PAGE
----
There are 34 standard contract data reports in the Data Bank. Standard reports contain information about contract activity formatted to meet the needs of both government and public users on a regular basis. Filter and sort data to locate information of particular interest. For example: awards by contractor type.

Administrative Reports

Administrative reports are available for federal accounts only and you must have an admin role in to be granted to access.

Changes to the Ad Hoc Report Function

The Ad Hoc report function is used to design and produce custom queries. Users can select individual filters and data fields to run a query. This report feature is recommended for users who are familiar with the data fields and knowledgeable on using the sophisticated reporting tool.

Ad Hoc report features will see the most changes during the migration as they are being transitioned to a new business intelligence tool called MicroStrategy. This advanced tool boasts various improvements and offer users a more robust reporting experience. Currently, the fully functional Ad Hoc reports are available only for the Contract Data domain. Be sure to go to reports history section on to see any Ad Hoc reports that were migrated from

Improvements offered by the new Ad Hoc reports tool include:

  • Increased maximum number of rows returned from 30,000 to 150,000 rows in each report
  • Increased maximum number of years of reportable data from 5 years to 12 years
  • Additional data fields available for creating Ad Hoc reports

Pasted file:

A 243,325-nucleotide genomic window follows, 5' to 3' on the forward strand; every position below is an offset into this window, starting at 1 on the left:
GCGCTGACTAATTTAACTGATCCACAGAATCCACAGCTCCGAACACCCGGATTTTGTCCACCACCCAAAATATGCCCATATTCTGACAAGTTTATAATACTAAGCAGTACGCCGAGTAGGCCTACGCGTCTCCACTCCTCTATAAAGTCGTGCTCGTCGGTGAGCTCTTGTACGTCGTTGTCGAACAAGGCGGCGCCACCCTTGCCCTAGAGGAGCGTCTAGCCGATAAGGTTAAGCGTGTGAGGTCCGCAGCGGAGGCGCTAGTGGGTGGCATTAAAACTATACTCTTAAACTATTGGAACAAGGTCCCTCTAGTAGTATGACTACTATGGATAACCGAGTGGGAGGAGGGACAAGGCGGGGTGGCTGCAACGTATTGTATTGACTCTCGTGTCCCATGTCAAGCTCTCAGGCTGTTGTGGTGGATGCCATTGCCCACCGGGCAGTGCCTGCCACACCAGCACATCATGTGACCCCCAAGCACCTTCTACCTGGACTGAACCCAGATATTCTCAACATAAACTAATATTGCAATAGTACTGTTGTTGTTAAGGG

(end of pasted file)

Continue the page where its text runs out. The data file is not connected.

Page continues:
• Tools to easily share your ad hoc report structure, such as attributes and filters, with others
  • Provision of the Report Builder — a “wizard” to help create a new ad hoc report
  • Intuitive tools to build, save, and share your reports: A Learning Center with videos, FAQs, a glossary, and quick start guides.

The Benefits of Using FDPS Reports for GSA Schedule Contractors

FPDS reports help support your organization’s overall government business decisions. Used as a market research tool, users have access to various report types that may help you narrow your target agency, determine sales potential, and create a business pipeline.

The reports are validated on an annual basis and may offer contractors answers to some of the more pressing marketing questions in the public sector:

  • Who is buying what you are selling?
  • How frequently is your product or service being purchased?
  • What types of awards are being issued for your product or service?
  • Who is winning awards?

Depending on the features you use, your report can detail what the government is buying, which agency is buying your product or service, competitors, when awards are issued, and so much more. Federal agencies use FPDS contract data to measure, analyze, and report on how federal contracting affects the U.S. economy and the success of policy.

The FPDS contract reporting module is useful to help your organization determine a government agency’s history and Points of Contact. You can learn when existing contracts are set to expire to help you narrow the scope of which agency to target and identify potential subcontracting opportunities. It's all at your fingertips and now in one centralized location.

Are You Keeping Up with GSA’s Changes?

GSA is constantly changing, and it's important you keep up with all the updates to maintain contract compliance. For more information on recent GSA news, check out our blogs on the recent FAR telecommunications amendment that affects all contractors, and GSA adding Multi-Factor Authentication to the Mass Modification System. For future updates and the latest insights, be sure to subscribe to our blog. Our consultants are also always here to assist you with anything you may need with your GSA Schedule contract. 

New call-to-action


About Cassie Parker

Cassie Parker is a Consultant for Winvale’s Government Contract Services Department. Cassie resides in Ft. Lauderdale, Florida, and is a graduate of Florida International University, with a Bachelor’s in Sports Management and Business Management.